LawProse Lesson #163: Can a case “hold” something?

LawProse Lesson #163: Can a case “hold” something?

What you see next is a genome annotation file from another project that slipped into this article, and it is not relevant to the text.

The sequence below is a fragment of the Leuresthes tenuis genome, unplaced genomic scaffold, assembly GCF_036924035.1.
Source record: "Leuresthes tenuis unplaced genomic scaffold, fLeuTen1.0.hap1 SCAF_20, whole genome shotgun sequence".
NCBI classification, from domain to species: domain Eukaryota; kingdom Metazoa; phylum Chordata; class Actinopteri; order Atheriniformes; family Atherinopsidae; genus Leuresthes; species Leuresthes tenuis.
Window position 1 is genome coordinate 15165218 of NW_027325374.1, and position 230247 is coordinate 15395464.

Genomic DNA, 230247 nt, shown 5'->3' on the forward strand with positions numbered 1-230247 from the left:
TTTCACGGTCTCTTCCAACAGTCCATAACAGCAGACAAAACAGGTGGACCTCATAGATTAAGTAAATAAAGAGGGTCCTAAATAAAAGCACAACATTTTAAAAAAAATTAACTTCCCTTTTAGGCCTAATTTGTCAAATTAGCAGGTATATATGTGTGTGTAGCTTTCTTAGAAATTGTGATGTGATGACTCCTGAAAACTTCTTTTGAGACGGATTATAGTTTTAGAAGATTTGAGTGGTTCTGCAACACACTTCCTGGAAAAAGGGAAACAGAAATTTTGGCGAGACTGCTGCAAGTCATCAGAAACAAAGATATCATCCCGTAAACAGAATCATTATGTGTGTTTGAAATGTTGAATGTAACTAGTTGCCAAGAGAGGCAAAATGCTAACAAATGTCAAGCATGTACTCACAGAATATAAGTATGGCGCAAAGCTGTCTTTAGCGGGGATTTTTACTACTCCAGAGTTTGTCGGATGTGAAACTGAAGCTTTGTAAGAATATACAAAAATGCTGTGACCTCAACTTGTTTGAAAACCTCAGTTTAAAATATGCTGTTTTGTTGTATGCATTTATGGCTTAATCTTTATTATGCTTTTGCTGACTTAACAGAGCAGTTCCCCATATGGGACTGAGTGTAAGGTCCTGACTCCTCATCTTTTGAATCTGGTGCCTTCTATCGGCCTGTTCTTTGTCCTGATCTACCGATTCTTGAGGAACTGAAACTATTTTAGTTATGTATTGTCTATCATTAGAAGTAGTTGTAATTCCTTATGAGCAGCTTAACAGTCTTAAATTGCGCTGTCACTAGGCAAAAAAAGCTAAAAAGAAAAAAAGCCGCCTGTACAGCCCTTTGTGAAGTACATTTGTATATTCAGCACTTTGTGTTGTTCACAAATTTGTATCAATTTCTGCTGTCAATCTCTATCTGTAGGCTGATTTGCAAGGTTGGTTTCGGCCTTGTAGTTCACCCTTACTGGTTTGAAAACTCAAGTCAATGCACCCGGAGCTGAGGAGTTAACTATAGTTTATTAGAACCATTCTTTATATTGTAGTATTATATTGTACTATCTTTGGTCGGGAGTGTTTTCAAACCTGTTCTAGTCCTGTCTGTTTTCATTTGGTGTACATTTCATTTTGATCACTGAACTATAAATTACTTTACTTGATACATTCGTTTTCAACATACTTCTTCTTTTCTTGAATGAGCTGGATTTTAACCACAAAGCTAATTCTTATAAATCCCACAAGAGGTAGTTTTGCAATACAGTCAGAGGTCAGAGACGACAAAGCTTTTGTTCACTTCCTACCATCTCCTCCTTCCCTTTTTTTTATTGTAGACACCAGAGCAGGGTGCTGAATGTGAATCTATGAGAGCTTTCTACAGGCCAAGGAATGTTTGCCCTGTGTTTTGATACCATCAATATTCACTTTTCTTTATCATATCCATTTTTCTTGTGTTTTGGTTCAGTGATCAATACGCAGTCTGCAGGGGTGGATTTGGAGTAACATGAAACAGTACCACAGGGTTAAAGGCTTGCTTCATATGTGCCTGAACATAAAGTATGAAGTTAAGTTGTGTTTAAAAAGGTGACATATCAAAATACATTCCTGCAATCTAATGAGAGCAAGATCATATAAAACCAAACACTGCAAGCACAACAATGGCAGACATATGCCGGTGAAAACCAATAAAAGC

Can a case “hold” something? Yes. It’s fine to write that a certain case held something {Erie held . . .}, rather than to say that the court, in that case, held such and such {The court in Erie held . . .}. This practice is an innocuous form of hypallage, which is a figure of speech in which the proper subject is displaced by what would rightfully be the object. But be careful not to personify cases: cases might hold something, but they cannot cite or reason or argue. So not this: Erie reasoned that . . . , or this: Erie argued . . . . In those instances, write: the court reasoned that . . . , or the court in Erie cited . . . . On a related topic, when hold is used properly in the legal sense (signifying “to decide”), this verb describes what judges do. It is therefore transitive. Judges don’t just do; they do something. So hold should not be used intransitively to describe how judges do rather than what they do. Courts hold something; they do not hold in a certain manner {This court’s task is to decide what [not how] the Maine state courts would hold when faced with that issue}. In general English usage, of course, the intransitive use of hold is quite acceptable in clauses such as the argument does not hold. Further reading: Garner’s Dictionary of Legal Usage 137-38, 411, 416 (s.v. hypallage) (3d ed. 2011). Thanks to Christopher W. Shishko for suggesting this topic.

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